These results are complementary to those recently published by Lubitz et al. Using genome‐wide data from an independent large‐scale analysis of common variants known to be associated with AF, they found that AF genetic risk was associated with AF and cardioembolic stroke in 18 919 individuals.9 Nevertheless, given that genetic information improved prediction minimally and afforded small improvements in discrimination of AF risk, the researchers concluded that widespread use of genetic risk profiling does not need to be incorporated into routine clinical decision making. However, familial AF may help to identify the etiology for strokes, more likely to be caused by thromboembolism from AF. This would help decision making in patients with cryptogenic stroke or, at the other end of the spectrum, for the many patients with several putative etiologies after ischemic stroke. Beyond the relatively wide aspect of familial AF, there may be a heritable component underlying ischemic stroke. AF‐associated genetic variants on chromosomes 4q25 and 16q22 have been associated with cardioembolic strokes.13, 14 An AF genetic risk score has been reported for the identification of patients at highest risk for incident AF and stroke, which might be useful to target anticoagulation therapy to patients at highest risk.15 Future works are thus needed to know whether knowing the genotype of a patient may improve risk stratification beyond the CHA2DS2‐VASc score.
A question is that AF related to a genetic disease may be primarily electric (possibly overlapping channelopathies) or secondary to any other familial cardiac condition. This may be familial hypertension or cardiomyopathies, but this did not appear in the study by Gundlund et al. There was a lower prevalence of ischemic heart disease in patients with familial AF, whereas they had the same rate of heart failure. A higher prevalence of dilated cardiomyopathy would have been expected and be confirmatory of a genetic predisposition for at least some of the patients with familial AF. There were actually no differences between the familial and the nonfamilial AF patients regarding nonischemic dilated cardiomyopathy. These data can neither clearly support nor invalidate any theory regarding whether genetic AF may be predominantly caused by channelopathies or structural cardiac conditions. Considering the more specific subgroup of patients with so called lone AF, Jurkko et al found that familial AF may account for 20% of the patients, and they were able to show that the arrhythmia triggers for lone AF were heterogeneous (premature atrial contractions, vagal or sympathetic related), but were often family specific.11 Overall, it seems that associated rhythm disorders, as well as cardiomyopathies, are not uncommon in patients with familial AF. A family history for AF may be the indicator of a variety of cardiac pathologies, which may actually be the main determinant of prognosis.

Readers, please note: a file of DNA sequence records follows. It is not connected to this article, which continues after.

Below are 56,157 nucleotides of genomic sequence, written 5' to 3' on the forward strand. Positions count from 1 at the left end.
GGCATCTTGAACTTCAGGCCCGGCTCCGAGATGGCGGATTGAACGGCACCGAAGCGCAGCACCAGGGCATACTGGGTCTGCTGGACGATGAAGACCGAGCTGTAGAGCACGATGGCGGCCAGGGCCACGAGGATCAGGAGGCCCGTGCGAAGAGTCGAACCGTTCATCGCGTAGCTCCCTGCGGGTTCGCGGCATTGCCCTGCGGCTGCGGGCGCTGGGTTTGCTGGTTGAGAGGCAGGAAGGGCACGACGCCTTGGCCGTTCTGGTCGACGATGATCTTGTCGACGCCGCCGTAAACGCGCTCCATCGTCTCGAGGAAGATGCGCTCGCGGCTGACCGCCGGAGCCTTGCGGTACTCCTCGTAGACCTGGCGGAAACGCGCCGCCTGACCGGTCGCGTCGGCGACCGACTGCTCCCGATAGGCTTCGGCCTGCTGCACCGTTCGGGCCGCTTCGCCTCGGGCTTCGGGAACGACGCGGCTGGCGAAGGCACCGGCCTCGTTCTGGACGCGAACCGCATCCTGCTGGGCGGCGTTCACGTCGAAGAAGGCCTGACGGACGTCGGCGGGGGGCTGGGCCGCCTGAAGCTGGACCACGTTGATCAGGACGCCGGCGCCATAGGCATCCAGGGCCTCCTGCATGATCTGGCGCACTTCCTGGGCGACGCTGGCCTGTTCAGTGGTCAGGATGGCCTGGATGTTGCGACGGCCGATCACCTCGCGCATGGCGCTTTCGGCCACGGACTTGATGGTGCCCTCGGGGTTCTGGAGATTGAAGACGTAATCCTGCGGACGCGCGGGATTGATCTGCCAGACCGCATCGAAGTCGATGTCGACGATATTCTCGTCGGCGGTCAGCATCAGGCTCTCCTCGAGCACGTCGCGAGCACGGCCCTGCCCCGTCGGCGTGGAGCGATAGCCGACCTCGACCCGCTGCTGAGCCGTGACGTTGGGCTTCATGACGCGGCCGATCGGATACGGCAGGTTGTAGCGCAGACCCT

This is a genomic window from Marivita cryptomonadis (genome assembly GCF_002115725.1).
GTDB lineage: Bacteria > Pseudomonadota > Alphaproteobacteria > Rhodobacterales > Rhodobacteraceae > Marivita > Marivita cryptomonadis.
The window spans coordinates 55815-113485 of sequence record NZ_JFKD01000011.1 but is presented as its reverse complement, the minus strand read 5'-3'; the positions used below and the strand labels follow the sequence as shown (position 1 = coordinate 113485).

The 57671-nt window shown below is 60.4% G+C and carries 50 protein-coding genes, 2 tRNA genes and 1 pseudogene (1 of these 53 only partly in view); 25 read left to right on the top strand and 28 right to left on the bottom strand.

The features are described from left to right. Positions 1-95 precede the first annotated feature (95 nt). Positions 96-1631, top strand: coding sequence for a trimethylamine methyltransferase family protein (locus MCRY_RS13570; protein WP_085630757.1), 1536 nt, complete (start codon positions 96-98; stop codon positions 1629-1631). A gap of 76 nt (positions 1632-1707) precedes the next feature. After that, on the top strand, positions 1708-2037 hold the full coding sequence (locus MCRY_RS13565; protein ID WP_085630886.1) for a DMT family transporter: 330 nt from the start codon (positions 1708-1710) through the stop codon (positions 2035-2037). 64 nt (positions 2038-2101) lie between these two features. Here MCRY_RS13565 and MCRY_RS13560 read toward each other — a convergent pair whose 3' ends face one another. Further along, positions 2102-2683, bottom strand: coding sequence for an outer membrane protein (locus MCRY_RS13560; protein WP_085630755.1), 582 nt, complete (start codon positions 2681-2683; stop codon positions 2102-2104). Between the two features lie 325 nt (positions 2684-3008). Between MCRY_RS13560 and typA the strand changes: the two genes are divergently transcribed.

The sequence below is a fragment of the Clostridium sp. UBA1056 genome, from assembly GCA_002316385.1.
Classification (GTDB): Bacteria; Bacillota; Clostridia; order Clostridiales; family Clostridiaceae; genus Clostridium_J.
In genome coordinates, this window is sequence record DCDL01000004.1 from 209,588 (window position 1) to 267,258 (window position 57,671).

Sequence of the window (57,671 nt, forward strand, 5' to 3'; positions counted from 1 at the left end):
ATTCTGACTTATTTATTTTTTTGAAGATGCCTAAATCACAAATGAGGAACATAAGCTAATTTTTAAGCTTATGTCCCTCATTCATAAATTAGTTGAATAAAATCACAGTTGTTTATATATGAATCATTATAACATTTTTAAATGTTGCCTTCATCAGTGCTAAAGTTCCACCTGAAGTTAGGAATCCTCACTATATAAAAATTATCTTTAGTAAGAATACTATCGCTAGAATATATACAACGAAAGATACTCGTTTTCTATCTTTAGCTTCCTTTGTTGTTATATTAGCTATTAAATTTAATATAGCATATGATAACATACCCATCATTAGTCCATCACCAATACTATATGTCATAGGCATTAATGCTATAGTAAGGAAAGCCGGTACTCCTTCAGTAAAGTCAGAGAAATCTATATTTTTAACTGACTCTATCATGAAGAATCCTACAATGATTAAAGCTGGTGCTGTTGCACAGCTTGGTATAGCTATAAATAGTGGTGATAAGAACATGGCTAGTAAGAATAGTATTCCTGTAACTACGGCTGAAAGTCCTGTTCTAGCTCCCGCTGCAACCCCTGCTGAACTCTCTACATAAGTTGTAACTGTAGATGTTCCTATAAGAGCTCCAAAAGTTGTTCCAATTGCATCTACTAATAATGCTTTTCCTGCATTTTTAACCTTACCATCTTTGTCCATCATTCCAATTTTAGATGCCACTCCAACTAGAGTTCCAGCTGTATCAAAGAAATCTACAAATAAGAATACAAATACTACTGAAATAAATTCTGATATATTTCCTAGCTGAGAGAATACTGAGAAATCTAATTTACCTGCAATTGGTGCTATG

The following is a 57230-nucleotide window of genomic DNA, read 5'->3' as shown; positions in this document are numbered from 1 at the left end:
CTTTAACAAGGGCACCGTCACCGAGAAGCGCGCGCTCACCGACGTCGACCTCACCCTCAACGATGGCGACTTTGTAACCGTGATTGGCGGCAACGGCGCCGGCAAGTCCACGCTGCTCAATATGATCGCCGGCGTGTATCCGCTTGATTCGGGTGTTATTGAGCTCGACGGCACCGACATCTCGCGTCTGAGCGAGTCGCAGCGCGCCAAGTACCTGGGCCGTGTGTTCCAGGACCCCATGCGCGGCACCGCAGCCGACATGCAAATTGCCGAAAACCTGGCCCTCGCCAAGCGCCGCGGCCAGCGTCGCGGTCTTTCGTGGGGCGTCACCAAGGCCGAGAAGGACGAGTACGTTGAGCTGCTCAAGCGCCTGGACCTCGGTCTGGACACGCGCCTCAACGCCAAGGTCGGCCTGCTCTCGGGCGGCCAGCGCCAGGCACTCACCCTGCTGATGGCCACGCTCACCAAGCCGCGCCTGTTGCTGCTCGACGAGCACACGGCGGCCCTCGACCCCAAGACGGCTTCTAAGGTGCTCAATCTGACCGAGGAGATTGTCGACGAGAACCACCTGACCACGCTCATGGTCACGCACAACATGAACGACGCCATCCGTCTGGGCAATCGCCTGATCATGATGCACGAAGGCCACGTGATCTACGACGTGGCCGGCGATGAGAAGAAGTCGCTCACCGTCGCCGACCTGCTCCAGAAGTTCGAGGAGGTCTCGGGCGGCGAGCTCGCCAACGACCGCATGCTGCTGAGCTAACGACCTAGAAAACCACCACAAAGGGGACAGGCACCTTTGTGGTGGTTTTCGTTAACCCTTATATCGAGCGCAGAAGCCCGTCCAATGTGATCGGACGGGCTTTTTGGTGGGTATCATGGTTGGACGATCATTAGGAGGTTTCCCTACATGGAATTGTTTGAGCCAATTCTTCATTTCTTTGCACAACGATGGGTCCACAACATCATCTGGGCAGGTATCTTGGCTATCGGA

An element to be taken into account (and a possible bias) is that families with long life expectancy for any reason may be at higher risk for familial AF attributed to older age of relatives. Other researchers defined familial AF as premature when the first detected occurrence is at age 65 years or younger in a first‐degree relative.16 Similarly, Oyen et al performed their analysis in patients with lone AF before age 60 years.17 Consequently, the researchers performed a sensitivity analysis in which familial AF was restricted to patients with a first‐degree family member diagnosed with AF before the age of 70 years. Whereas this conservative approach should decrease the bias selecting patient with a longer life expectancy, the researchers actually found a lower risk of death in this subgroup of patients with familial AF. Maybe the study in 4329 cases still lacks some power for definite conclusions and the researchers acknowledge this point, but a 17% lower risk of death has to be considered beyond statistical significance. This is a quite intriguing result, which is uneasy to explain at this stage. Maybe a better awareness about AF may lead to an earlier and holistic management in patients with familial AF. This would be an interesting part of a general strategy of AF screening in the population, advocating that an early detection and treatment of patients with asymptomatic AF before the first complications occur is a recognized priority for the prevention of cardiovascular events.18
Fauchier reports consulting and/or lecture fees from Bayer, BMS/Pfizer, Boehringer Ingelheim, Daiichi Sankyo, Medtronic, and Novartis. Clementy reports consulting and/or lecture fees from Medtronic. Bisson reports no COI.
The opinions expressed in this article are not necessarily those of the editors or of the American Heart Association.